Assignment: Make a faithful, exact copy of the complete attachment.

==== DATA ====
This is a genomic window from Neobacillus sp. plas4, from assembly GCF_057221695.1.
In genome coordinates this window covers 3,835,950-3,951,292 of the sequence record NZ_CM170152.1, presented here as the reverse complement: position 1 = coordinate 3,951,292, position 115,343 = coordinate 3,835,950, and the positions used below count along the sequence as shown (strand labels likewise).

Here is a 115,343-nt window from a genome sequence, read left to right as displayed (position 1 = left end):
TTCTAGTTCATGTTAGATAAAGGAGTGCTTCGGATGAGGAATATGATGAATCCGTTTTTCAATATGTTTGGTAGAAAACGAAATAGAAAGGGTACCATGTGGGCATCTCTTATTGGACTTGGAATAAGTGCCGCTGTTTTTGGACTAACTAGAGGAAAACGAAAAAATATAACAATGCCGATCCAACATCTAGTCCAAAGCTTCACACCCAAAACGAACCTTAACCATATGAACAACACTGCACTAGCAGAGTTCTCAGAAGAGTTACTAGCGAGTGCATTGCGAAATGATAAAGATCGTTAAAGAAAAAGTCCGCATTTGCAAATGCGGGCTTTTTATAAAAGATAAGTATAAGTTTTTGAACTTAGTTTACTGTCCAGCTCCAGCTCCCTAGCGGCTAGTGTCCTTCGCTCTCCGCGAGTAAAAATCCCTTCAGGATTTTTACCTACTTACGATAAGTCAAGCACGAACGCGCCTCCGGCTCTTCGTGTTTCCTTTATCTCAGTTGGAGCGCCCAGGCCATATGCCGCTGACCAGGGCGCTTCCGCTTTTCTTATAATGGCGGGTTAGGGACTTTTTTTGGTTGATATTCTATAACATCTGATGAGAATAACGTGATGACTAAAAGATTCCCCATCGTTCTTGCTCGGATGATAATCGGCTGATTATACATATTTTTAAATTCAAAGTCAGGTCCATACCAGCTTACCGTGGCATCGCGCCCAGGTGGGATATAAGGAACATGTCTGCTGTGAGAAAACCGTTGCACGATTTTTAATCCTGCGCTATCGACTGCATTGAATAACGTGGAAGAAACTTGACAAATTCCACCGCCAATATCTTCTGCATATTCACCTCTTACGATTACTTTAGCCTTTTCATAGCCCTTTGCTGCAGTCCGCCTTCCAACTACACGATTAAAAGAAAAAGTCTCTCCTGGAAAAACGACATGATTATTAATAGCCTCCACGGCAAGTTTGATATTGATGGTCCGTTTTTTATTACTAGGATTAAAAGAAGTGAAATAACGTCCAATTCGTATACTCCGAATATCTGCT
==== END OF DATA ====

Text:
This is a genomic window from Neobacillus sp. plas4, from assembly GCF_057221695.1.
In genome coordinates this window covers 3,835,950-3,951,292 of the sequence record NZ_CM170152.1, presented here as the reverse complement: position 1 = coordinate 3,951,292, position 115,343 = coordinate 3,835,950, and the positions used below count along the sequence as shown (strand labels likewise).

Here is a 115,343-nt window from a genome sequence, read left to right as displayed (position 1 = left end):
TTCTAGTTCATGTTAGATAAAGGAGTGCTTCGGATGAGGAATATGATGAATCCGTTTTTCAATATGTTTGGTAGAAAACGAAATAGAAAGGGTACCATGTGGGCATCTCTTATTGGACTTGGAATAAGTGCCGCTGTTTTTGGACTAACTAGAGGAAAACGAAAAAATATAACAATGCCGATCCAACATCTAGTCCAAAGCTTCACACCCAAAACGAACCTTAACCATATGAACAACACTGCACTAGCAGAGTTCTCAGAAGAGTTACTAGCGAGTGCATTGCGAAATGATAAAGATCGTTAAAGAAAAAGTCCGCATTTGCAAATGCGGGCTTTTTATAAAAGATAAGTATAAGTTTTTGAACTTAGTTTACTGTCCAGCTCCAGCTCCCTAGCGGCTAGTGTCCTTCGCTCTCCGCGAGTAAAAATCCCTTCAGGATTTTTACCTACTTACGATAAGTCAAGCACGAACGCGCCTCCGGCTCTTCGTGTTTCCTTTATCTCAGTTGGAGCGCCCAGGCCATATGCCGCTGACCAGGGCGCTTCCGCTTTTCTTATAATGGCGGGTTAGGGACTTTTTTTGGTTGATATTCTATAACATCTGATGAGAATAACGTGATGACTAAAAGATTCCCCATCGTTCTTGCTCGGATGATAATCGGCTGATTATACATATTTTTAAATTCAAAGTCAGGTCCATACCAGCTTACCGTGGCATCGCGCCCAGGTGGGATATAAGGAACATGTCTGCTGTGAGAAAACCGTTGCACGATTTTTAATCCTGCGCTATCGACTGCATTGAATAACGTGGAAGAAACTTGACAAATTCCACCGCCAATATCTTCTGCATATTCACCTCTTACGATTACTTTAGCCTTTTCATAGCCCTTTGCTGCAGTCCGCCTTCCAACTACACGATTAAAAGAAAAAGTCTCTCCTGGAAAAACGACATGATTATTAATAGCCTCCACGGCAAGTTTGATATTGATGGTCCGTTTTTTATTACTAGGATTAAAAGAAGTGAAATAACGTCCAATTCGTATACTCCGAATATCTGCT